The Australian Border Force puts the final nail in transparency’s coffin

The new Australian Border Force conforms to the national security paradigm of combining maximum power with maximum secrecy. AAP/Lukas Coch

On July 1, the Australian Customs and Border Protection Service merged with the Department of Immigration and Border Protection. This represents the realisation of a plan originated many years ago by a hawkish faction within the old Department of Immigration – also known as “the dark side” – which the current Coalition government enthusiastically embraced.

The Australian Border Force (ABF) is an agency within the new department. It is responsible for the operationalisation of border protection, bringing together functions that were previously split between customs and immigration.

The ABF is the culmination of the move towards militarised border security. This commenced in earnest with the introduction of Operation Sovereign Borders in September 2013.

Secrecy is a bipartisan pursuit

The ABF conforms to the national security paradigm of combining maximum power with maximum secrecy, though immigration matters are not – generally speaking – matters of national security.

The dubious blanket invocation of national security has delivered to the department and its political masters the paradise to which all bureaucrats and politicians aspire: the ability to do exactly as they please without external scrutiny and therefore without consequence.

The preference for secrecy is not entirely a function of the political colour of the government of the day. The practice of keeping immigration detainees in remote locations started with the establishment in 1991 (under the Keating Labor government) of the now-decommissioned Port Hedland Immigration Detention Centre.

The attitude of the party in government does matter, though. For example, the department was less than impressive in its response to Freedom of Information (FOI) applications under the previous Labor government. But the current Coalition government’s hostility towards the FOI process has given the department tacit permission to be more cavalier still.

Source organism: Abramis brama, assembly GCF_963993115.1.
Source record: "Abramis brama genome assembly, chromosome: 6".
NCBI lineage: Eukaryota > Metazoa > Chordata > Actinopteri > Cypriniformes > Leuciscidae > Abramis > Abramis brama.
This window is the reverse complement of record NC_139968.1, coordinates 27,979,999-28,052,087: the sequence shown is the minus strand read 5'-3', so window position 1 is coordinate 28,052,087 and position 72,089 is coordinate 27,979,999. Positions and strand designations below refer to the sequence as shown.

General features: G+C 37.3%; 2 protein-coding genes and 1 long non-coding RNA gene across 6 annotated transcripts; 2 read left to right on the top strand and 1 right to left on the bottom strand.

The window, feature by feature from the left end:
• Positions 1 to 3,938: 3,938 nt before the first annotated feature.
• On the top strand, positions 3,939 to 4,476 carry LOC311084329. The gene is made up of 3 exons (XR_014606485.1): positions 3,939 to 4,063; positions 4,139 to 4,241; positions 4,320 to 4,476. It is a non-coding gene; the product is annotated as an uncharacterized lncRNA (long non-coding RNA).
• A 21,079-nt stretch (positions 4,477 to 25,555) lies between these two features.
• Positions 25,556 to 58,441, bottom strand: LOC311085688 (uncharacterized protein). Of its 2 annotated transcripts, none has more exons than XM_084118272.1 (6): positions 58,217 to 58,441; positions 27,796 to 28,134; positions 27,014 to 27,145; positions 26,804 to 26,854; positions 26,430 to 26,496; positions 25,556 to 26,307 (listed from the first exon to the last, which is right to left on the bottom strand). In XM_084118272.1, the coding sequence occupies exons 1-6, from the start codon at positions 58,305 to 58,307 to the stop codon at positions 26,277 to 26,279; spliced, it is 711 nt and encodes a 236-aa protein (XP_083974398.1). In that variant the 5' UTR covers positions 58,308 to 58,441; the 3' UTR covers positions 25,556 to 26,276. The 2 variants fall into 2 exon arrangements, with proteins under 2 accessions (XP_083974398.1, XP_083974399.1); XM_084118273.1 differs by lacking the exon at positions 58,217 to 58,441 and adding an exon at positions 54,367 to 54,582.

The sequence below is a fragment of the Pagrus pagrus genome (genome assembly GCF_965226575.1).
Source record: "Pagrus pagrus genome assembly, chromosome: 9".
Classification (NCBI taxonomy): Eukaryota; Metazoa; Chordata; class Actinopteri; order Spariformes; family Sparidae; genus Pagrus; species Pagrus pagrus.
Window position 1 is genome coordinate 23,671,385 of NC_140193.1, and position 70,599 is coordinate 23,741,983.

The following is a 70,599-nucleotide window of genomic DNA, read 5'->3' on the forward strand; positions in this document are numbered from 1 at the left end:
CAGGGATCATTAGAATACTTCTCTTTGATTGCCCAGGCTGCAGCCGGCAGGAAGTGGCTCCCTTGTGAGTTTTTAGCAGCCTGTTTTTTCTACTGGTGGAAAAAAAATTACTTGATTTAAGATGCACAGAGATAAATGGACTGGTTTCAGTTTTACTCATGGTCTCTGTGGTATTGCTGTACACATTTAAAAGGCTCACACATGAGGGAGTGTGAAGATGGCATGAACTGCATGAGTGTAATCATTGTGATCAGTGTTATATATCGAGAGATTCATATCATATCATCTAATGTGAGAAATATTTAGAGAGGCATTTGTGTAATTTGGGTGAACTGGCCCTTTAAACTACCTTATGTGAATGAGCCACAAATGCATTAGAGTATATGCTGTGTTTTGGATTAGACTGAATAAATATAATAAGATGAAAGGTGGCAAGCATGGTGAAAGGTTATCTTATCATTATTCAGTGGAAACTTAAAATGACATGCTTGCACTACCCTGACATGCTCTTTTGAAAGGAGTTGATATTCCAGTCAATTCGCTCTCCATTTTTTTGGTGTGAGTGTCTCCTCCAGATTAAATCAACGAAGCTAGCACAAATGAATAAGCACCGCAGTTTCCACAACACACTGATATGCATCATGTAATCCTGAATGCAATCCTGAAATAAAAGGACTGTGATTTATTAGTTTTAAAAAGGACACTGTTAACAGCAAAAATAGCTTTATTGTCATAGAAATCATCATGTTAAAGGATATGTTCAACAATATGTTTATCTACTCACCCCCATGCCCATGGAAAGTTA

However, it is the invocation of national security that has taken Australia into dangerous waters. It has provided both bureaucrats and politicians with an excuse to take secrecy to unprecedented extremes. It is true that even under Labor, the department was less than co-operative when parliament asked for information, but it now has the Coalition’s blessing to claim public interest immunity for any information that can be described as pertaining to “operational matters”.

The media is now being denied access not only to the detention centres in Nauru and Papua New Guinea – which happened under Labor as well – but also to detention centres in Australia. Visitors too are having a more difficult time gaining access to Australian detention centres. The department even tried to keep lawyers out of the Christmas Island Immigration Detention Centre in defiance of a court order.

The Australian Border Force Act

Despite the thickening cloak of secrecy, Australians have obtained enough glimpses of what goes on in immigration detention centres to know that human rights violations occur within them on a daily basis. The vilest of these happen – not coincidentally – in those furthest out of public sight.

Many of the glimpses have been provided by whistleblowers. These individuals spoke out about conditions in Nauru and Papua New Guinea despite “gag clauses” in their employment contracts which sought to prevent exactly that. As a result, the government – with Labor’s support – upped the stakes. The Australian Border Force Act, which came into effect on July 1, contains secrecy provisions designed to strike fear into the hearts of even the bravest would-be whistleblowers.

The act provides that if a person who is or has been employed by the Department of Immigration, its contractors or consultants discloses “protected information”, that person commits an offence punishable by two years in prison. “Protected information” is defined as any information learned on the job.

Admittedly, various exceptions are made for disclosure. However, the existence of these narrow exceptions is hardly an adequate answer to the question of why secrecy – rather than transparency – has been made the default position when there is good reason for insisting on the reverse.

The current iterations of the Border Force Act, the Customs Act, the Migration Act and the Maritime Powers Act vest vast and largely unfettered powers in the immigration minister, departmental officers and others authorised to carry out border protection functions. In Australia, we rely on the rule of law and democracy to prevent the excesses to which a surfeit of power can lead. However, neither the rule of law nor democracy can function properly in the absence of transparency.

Unless we can easily know what the government is doing at all times, we are in no position to hold it to account for wrongdoing. And that is a scenario in which everybody loses – except the politicians and bureaucrats.


This is part of a series looking at how the Department of Immigration has changed as it marks 70 years since its creation. Read the others here.

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